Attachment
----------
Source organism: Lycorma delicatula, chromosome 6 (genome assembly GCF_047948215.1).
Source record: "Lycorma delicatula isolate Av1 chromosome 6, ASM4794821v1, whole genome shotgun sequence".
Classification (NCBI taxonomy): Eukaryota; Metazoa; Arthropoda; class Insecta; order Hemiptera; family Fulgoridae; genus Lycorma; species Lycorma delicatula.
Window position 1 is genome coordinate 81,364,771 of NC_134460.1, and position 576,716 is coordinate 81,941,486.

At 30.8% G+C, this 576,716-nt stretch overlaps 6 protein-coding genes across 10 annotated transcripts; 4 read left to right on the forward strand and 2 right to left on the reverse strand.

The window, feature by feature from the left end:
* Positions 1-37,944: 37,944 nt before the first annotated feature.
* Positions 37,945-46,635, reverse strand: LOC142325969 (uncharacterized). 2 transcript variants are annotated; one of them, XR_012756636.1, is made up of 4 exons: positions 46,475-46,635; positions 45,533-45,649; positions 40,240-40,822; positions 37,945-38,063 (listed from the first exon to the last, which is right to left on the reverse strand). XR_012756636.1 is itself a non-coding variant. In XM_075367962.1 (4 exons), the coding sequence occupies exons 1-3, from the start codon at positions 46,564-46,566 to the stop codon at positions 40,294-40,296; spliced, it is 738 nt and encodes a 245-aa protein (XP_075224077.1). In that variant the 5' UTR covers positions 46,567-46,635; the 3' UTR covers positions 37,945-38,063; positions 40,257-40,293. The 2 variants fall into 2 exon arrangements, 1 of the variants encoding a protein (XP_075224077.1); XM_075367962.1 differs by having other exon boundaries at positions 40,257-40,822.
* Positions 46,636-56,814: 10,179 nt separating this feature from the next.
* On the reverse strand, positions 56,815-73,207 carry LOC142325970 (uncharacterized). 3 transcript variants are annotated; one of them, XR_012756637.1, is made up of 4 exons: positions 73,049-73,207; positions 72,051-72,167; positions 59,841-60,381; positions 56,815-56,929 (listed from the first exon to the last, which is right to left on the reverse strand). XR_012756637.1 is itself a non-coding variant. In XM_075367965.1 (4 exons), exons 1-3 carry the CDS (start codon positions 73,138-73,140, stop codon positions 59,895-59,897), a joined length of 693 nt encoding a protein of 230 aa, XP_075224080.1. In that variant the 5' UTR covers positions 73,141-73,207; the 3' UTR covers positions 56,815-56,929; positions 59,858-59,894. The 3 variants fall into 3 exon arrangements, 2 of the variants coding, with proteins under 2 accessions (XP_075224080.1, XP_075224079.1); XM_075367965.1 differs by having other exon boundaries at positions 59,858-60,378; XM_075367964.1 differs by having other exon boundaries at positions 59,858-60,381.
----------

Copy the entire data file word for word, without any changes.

Source organism: Lycorma delicatula, chromosome 6 (genome assembly GCF_047948215.1).
Source record: "Lycorma delicatula isolate Av1 chromosome 6, ASM4794821v1, whole genome shotgun sequence".
Classification (NCBI taxonomy): Eukaryota; Metazoa; Arthropoda; class Insecta; order Hemiptera; family Fulgoridae; genus Lycorma; species Lycorma delicatula.
Window position 1 is genome coordinate 81,364,771 of NC_134460.1, and position 576,716 is coordinate 81,941,486.

At 30.8% G+C, this 576,716-nt stretch overlaps 6 protein-coding genes across 10 annotated transcripts; 4 read left to right on the forward strand and 2 right to left on the reverse strand.

The window, feature by feature from the left end:
* Positions 1-37,944: 37,944 nt before the first annotated feature.
* Positions 37,945-46,635, reverse strand: LOC142325969 (uncharacterized). 2 transcript variants are annotated; one of them, XR_012756636.1, is made up of 4 exons: positions 46,475-46,635; positions 45,533-45,649; positions 40,240-40,822; positions 37,945-38,063 (listed from the first exon to the last, which is right to left on the reverse strand). XR_012756636.1 is itself a non-coding variant. In XM_075367962.1 (4 exons), the coding sequence occupies exons 1-3, from the start codon at positions 46,564-46,566 to the stop codon at positions 40,294-40,296; spliced, it is 738 nt and encodes a 245-aa protein (XP_075224077.1). In that variant the 5' UTR covers positions 46,567-46,635; the 3' UTR covers positions 37,945-38,063; positions 40,257-40,293. The 2 variants fall into 2 exon arrangements, 1 of the variants encoding a protein (XP_075224077.1); XM_075367962.1 differs by having other exon boundaries at positions 40,257-40,822.
* Positions 46,636-56,814: 10,179 nt separating this feature from the next.
* On the reverse strand, positions 56,815-73,207 carry LOC142325970 (uncharacterized). 3 transcript variants are annotated; one of them, XR_012756637.1, is made up of 4 exons: positions 73,049-73,207; positions 72,051-72,167; positions 59,841-60,381; positions 56,815-56,929 (listed from the first exon to the last, which is right to left on the reverse strand). XR_012756637.1 is itself a non-coding variant. In XM_075367965.1 (4 exons), exons 1-3 carry the CDS (start codon positions 73,138-73,140, stop codon positions 59,895-59,897), a joined length of 693 nt encoding a protein of 230 aa, XP_075224080.1. In that variant the 5' UTR covers positions 73,141-73,207; the 3' UTR covers positions 56,815-56,929; positions 59,858-59,894. The 3 variants fall into 3 exon arrangements, 2 of the variants coding, with proteins under 2 accessions (XP_075224080.1, XP_075224079.1); XM_075367965.1 differs by having other exon boundaries at positions 59,858-60,378; XM_075367964.1 differs by having other exon boundaries at positions 59,858-60,381.